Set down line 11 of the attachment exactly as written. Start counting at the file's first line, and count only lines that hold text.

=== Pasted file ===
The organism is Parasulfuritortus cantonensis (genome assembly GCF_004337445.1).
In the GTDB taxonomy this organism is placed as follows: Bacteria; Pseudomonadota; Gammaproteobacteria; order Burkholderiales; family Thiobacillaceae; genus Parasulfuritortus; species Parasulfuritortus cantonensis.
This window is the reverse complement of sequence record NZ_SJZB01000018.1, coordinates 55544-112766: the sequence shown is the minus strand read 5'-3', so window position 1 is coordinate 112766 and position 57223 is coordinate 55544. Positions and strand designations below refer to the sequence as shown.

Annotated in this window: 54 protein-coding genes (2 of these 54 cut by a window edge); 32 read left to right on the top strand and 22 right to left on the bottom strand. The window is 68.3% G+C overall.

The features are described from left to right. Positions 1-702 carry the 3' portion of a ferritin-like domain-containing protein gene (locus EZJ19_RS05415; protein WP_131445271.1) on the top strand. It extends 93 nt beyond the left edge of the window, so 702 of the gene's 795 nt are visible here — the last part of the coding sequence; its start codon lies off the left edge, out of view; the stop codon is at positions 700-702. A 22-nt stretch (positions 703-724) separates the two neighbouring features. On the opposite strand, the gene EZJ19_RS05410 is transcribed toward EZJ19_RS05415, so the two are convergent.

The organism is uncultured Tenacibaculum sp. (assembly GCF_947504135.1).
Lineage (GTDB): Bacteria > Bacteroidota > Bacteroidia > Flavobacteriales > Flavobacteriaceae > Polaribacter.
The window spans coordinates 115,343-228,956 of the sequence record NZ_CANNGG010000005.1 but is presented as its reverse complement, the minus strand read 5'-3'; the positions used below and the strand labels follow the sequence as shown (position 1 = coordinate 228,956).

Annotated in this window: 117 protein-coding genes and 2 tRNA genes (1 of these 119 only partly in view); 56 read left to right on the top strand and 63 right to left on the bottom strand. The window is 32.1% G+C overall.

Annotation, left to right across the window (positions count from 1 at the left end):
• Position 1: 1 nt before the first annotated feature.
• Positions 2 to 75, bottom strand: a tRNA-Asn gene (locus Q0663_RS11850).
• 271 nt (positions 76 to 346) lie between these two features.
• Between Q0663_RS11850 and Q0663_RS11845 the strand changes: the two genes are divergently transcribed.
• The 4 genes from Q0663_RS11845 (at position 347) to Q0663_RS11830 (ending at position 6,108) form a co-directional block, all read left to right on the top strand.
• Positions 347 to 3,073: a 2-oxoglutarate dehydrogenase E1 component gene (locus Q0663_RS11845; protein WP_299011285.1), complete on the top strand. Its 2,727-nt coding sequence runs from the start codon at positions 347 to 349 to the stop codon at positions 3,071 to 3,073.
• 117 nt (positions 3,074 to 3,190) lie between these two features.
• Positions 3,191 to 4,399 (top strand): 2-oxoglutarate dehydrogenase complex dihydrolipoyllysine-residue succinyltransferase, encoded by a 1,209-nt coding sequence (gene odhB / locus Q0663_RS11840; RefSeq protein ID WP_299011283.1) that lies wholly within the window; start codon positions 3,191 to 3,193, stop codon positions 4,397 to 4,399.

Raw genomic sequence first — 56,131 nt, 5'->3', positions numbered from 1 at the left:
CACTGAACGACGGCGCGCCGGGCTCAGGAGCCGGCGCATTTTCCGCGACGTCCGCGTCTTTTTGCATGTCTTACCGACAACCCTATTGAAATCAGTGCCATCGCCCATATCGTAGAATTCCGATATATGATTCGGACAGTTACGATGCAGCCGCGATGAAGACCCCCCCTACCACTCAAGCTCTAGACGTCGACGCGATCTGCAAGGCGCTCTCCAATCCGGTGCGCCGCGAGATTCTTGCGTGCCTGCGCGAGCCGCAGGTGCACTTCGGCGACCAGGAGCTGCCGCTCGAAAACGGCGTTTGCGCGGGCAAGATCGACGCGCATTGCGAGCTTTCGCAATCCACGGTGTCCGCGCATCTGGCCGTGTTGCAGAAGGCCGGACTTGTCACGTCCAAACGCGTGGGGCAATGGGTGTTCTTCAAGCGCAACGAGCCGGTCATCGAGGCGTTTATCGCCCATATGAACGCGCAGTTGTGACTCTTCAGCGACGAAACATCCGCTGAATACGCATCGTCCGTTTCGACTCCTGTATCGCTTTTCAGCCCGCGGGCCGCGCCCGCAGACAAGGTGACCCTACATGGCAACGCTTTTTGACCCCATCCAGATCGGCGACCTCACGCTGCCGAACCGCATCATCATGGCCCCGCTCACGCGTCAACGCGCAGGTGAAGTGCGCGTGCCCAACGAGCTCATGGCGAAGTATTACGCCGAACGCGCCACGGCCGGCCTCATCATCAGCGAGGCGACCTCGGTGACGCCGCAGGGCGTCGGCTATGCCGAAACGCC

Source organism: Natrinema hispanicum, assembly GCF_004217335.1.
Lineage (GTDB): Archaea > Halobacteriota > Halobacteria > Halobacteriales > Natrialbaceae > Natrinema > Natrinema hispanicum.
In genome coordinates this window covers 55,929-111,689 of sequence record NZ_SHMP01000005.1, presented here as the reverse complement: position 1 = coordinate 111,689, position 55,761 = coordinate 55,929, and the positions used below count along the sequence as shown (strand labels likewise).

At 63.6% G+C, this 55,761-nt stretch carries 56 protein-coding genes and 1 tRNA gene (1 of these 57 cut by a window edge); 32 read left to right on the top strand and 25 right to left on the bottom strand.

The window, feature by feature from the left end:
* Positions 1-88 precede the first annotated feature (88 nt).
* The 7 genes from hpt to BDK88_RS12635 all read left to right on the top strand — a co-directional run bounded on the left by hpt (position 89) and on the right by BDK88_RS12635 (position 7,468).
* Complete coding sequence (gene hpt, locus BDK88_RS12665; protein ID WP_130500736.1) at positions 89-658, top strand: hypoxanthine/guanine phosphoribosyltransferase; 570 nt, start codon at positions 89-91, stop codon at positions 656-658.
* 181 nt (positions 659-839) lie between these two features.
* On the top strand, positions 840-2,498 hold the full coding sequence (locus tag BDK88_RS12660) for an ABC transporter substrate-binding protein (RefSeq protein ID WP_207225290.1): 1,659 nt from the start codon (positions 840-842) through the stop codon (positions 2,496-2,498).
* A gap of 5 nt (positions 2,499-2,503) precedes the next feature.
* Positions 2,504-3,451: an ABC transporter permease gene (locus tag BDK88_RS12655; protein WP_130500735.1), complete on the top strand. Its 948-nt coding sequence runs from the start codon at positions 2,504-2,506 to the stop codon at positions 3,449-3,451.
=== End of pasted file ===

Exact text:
• Position 1: 1 nt before the first annotated feature.